Immerse yourself in history at majestic Drumlanrig Castle. The finely hewn red sandstone gives the ‘Pink Palace’ its affectionate name. It also adds to the beauty of what is regarded as one of the finest examples of 17th Century Renaissance architecture in Scotland. As you stand beneath the Castle’s imposing façade you’ll take in the same breathtaking views across the Nith Valley. It was these views that convinced the first Duke of Queensberry to build his ancestral home here.
And if you think it’s beautiful on the outside, wait until you see what’s waiting for you inside. The grand reception rooms, magnificent staircases, ornate period features and cosy parlours give you an intimate taste of life through the centuries.
The Buccleuch Collection
The exquisite rooms in Drumlanrig are home to stunning paintings, tapestries and objets d’art with many pieces from the internationally acclaimed Buccleuch Art Collection. Created over many generations and five centuries by the Montagu, Douglas and Scott forbears of the Dukes of Buccleuch and Queensberry, it is internationally recognised as one of the most important in the country. Pride of place goes to Rembrandt’s An Old Woman Reading, but there is also a lot more to discover.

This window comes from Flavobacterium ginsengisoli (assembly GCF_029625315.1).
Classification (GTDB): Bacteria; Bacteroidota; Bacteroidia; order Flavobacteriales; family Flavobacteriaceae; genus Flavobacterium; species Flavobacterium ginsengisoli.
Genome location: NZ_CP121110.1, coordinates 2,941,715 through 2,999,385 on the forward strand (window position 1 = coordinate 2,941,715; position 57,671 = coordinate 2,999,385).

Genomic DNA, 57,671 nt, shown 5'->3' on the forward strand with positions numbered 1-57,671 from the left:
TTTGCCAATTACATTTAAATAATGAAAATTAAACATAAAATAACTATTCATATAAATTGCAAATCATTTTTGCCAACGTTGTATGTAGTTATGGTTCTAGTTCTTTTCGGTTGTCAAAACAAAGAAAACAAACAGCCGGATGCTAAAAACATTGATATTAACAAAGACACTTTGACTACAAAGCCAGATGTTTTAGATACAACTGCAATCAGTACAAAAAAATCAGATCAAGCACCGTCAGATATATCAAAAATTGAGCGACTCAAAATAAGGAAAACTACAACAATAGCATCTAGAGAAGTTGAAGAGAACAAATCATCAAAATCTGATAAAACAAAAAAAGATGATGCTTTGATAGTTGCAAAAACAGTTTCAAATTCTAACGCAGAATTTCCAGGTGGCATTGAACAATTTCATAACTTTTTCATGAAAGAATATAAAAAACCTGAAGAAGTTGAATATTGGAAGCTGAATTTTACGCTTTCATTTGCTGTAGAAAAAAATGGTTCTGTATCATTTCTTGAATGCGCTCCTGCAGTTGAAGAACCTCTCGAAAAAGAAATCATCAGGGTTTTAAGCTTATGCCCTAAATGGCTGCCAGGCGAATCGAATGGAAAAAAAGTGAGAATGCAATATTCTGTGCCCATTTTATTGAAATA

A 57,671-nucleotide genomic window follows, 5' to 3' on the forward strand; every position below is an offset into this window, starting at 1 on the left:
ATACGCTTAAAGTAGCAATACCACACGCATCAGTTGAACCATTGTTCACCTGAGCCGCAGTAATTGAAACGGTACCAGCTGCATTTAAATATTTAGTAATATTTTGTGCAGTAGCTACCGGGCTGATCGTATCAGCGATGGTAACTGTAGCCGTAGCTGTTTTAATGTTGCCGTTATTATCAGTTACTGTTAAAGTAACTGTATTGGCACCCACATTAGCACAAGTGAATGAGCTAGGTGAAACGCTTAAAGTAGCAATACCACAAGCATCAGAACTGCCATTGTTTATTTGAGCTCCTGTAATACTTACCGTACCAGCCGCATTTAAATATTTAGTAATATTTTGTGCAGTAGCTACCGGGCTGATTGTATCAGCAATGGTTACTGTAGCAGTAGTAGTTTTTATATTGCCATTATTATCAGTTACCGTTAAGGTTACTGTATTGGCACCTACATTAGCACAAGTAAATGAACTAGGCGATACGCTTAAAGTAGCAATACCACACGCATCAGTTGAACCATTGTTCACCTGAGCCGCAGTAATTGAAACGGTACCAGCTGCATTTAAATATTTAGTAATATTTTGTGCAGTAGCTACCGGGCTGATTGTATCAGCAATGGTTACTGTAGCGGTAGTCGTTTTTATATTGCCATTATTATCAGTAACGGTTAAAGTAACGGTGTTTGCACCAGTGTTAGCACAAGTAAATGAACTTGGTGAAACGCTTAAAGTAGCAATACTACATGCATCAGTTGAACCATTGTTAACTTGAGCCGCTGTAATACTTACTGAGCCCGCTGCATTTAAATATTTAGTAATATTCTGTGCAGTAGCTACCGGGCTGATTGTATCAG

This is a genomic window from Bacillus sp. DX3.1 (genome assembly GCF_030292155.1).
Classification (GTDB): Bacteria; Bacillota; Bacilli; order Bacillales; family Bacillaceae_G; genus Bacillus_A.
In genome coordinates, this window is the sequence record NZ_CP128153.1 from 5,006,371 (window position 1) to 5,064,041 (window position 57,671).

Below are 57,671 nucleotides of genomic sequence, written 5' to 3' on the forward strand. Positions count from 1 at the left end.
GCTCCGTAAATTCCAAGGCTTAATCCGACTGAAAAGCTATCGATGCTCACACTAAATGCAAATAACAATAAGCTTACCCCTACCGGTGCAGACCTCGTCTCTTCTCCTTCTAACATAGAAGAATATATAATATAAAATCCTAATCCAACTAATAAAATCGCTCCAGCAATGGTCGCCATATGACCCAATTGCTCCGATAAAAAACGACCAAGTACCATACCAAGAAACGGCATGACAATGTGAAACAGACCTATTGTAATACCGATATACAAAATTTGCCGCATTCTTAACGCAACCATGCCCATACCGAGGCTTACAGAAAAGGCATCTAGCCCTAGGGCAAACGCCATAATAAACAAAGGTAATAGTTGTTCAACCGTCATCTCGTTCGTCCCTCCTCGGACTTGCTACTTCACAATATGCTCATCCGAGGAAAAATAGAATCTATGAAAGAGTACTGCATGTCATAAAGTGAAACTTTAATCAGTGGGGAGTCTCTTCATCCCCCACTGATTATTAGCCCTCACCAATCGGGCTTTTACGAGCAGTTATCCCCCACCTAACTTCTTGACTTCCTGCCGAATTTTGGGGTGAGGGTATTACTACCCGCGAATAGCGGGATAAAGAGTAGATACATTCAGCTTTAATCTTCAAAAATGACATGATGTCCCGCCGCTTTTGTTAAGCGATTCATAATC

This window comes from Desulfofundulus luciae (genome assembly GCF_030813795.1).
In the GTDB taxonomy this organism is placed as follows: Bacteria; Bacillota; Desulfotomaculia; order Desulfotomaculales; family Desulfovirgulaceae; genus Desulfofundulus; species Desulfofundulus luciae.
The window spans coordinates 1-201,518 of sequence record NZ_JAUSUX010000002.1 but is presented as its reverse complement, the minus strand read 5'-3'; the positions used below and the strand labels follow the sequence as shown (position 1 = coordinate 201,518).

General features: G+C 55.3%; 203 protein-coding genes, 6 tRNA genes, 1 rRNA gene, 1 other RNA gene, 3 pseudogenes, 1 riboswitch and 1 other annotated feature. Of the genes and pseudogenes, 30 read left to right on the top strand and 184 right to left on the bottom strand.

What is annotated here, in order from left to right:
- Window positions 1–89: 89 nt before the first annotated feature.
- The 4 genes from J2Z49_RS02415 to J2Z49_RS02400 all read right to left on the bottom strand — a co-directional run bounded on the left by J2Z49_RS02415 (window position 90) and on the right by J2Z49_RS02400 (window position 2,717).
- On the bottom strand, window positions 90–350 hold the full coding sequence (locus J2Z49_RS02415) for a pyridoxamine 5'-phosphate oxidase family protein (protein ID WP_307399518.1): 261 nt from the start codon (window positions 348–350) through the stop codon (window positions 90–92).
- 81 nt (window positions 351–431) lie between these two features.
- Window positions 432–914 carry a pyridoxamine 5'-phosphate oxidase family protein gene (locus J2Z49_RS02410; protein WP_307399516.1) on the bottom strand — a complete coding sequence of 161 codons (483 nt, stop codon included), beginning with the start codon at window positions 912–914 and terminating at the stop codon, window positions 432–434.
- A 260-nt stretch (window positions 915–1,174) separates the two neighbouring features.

The Douglas Family
Visit Drumlanrig Castle and you’ll immerse yourself in over 600 years of The Douglas Family’s history. The story began in the 14th Century when William, the son of James, 2nd Earl of Drumlanrig (who died at Otterburn in 1388) became the 1st Laird of Drumlanrig. However, the Castle is now the stunning Dumfriesshire seat of the Duke and Duchess of Buccleuch and Queensberry linking the Douglas history to that of the Scotts of Buccleuch, and also the Montagus of Boughton.
Drumlanrig Guide Book
The new, lavishly illustrated and expanded third edition of Drumlanrig: The Castle, its People and its Paintings is now available to buy in hardback. Introduced by the present Duke of Buccleuch, this fascinating read brings to life Drumlanrig’s magnificent history and world-renowned art collection. It features some wonderful photography by Fritz von der Schulenburg, David George, Walter Dalkeith and Matthijs de Vos. A preview is available here,